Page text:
The strengths of this movie are everywhere, but it starts with a great script by Terrio, who is able to take this big event from our history, and give an adaptation that makes us feel as though we are right back in the middle of the crisis itself. The dialogue is snappy and fresh, filled with purpose, and is all about the storyline, getting us from point A to point B with style and ferocity. But it’s not only the story that makes the writing marvelous, but it is also Terrio’s attention to creating great characters, how through moments of revealing dialogue, the audience begins to like these people more and more with every passing frame.

But we can’t give Terrio all the credit for creating great characters; you have to throw praise in the direction of the actors, and ‘Argo’ showcases performances in both lead and supporting roles, making this is very strong ensemble cast. I’ve seen bits and pieces of criticism of Affleck’s performance in ‘Argo’, and after seeing it twice, it’s obvious to me that they were not watching the same movie that I was. Affleck is a spot on lead, giving us a hero we believe in, an underdog of a spie. What’s not to like? And positive reviews have been falling from the sky for these two actors, but not enough can be said about John Goodman and Alan Arkin, who play Hollywood big-wigs John Chambers and Lester Siegal. Goodman is witty with pitch perfect delivery, understanding the importance of adding levity to a very intense film, and Arkin just steals the show through his attitude, showing that age doesn’t slow down a great actor. Arkin is a shoe-in for another Oscar nomination, and rightfully so, although the Supporting Actor field is going to be jam-packed this year.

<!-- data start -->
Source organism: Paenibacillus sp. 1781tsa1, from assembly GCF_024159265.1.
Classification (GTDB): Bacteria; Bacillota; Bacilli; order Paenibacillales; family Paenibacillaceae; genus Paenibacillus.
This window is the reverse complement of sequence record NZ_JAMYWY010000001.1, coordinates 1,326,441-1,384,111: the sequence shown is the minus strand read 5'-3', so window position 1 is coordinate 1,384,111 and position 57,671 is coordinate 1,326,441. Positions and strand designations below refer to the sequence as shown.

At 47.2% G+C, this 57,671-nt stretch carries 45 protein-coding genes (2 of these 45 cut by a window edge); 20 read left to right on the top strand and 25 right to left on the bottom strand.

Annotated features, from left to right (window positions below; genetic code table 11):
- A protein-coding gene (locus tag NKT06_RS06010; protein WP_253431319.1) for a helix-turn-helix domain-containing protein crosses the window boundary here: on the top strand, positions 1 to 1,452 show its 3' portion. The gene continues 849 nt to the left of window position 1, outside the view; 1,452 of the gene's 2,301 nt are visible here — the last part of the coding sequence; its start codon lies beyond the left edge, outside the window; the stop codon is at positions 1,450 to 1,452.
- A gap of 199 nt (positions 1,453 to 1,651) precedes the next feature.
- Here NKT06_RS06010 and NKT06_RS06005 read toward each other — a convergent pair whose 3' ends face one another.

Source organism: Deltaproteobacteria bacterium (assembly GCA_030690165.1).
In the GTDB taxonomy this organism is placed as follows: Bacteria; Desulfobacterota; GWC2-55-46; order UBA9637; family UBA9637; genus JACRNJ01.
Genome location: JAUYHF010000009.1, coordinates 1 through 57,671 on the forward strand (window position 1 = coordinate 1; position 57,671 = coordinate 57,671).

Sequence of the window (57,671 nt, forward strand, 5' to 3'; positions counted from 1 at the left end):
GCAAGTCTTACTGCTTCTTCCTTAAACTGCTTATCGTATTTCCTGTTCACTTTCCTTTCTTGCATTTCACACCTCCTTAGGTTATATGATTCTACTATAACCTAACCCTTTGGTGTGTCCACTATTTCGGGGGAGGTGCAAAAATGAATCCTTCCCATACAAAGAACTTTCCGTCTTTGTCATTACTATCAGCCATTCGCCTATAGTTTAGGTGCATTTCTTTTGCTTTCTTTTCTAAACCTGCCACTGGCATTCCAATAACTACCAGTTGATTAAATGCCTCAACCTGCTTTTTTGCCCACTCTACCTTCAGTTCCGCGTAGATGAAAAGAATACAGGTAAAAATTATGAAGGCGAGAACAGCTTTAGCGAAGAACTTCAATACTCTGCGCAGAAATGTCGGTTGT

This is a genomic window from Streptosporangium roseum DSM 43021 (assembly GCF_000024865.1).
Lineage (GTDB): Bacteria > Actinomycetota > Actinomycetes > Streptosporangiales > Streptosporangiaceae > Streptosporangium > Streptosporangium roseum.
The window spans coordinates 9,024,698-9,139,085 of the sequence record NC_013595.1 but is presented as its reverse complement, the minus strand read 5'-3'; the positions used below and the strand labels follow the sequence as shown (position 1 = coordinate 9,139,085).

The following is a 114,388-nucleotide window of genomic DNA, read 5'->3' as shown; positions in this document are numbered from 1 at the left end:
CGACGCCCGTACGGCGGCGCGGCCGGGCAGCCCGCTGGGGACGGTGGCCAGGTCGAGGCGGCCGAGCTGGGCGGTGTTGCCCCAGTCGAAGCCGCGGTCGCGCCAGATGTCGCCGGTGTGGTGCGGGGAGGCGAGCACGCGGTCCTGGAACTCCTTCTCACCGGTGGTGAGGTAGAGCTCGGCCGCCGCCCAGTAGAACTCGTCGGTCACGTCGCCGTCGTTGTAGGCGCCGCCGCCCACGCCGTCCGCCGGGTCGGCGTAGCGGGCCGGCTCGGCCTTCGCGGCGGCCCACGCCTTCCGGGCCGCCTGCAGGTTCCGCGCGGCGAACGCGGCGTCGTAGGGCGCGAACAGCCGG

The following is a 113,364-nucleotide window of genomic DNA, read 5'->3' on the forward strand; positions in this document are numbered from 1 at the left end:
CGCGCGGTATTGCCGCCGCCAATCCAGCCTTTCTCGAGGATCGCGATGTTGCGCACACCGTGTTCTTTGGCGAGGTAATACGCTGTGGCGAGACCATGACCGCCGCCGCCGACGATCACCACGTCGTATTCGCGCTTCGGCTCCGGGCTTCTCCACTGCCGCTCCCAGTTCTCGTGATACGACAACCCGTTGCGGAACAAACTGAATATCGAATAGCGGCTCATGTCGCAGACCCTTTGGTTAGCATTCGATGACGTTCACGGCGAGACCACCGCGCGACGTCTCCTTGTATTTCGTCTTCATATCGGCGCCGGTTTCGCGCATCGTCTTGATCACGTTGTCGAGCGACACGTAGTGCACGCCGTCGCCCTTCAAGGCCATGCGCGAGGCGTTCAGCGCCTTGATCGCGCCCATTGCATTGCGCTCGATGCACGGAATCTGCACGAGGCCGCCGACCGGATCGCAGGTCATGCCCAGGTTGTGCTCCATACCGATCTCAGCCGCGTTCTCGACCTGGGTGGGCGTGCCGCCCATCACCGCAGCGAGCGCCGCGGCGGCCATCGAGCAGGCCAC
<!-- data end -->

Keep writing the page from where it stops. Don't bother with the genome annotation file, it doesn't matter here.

But it’s not just Affleck, Arkin, and Goodman that give memorable roles in ‘Argo’; the whole movie hinges on the actors and actresses playing the American refugees, who are given a very tricky task. By giving to much visible emotion, the characters would seem cowardly and exaggerated, and by not giving enough, the film would ring false, but these six actors and actresses strike the chord between fearful and courageous. Specifically, Scoot McNairy gives a dynamite performance as the cynical Joe Stafford. Although the audience is at first resistant to Stafford, there are some very powerful moments where we realize that this is a man that wants to protect his wife, as well as someone who feels an intense amount of guilt for putting her in this situation. This can all be attributed to the subtleties of McNairy (who I’m excited to see in ‘Killing Them Softly’ next week).

However, the one prevailing thought that I had after seeing ‘Argo’ was ‘Wow, that Ben Affleck guy sure can make a good movie.’ After seeing ‘Gone Baby Gone’, ‘The Town’, and ‘Argo’, it is pretty obvious to me that the guy has an immense amount of talent, and I’m so happy that he has finally found his place behind the camera, where I think he is best suited. For a while, the joke of the day was always how Matt Damon was probably the real mastermind behind ‘Good Will Hunting’, and Affleck really just put his name on the thing, alluding that Damon was obviously the better actor. But, in the end, Damon might be the better actor, but Affleck is the better movie maker. Now that we’ve seen his expert understanding of character, story, theme, and entertainment, are we so sure that Damon wasn’t the one mooching all along?

What I really love about ‘Argo’ is that it showed us something that we did right; how we were able to save lives without violence, and how we were able to use our creativity to solve the problems that the world throws our way. I love how no matter what you believe about today’s America, we can agree that what was accomplished by Tony Mendez in Tehran was nothing short of miraculous, and it’s something that should make us proud to be Americans… and Canadians.

My Note: ‘Argo’ is simply a Hollywood gem; an instant classic!

My Grade: A+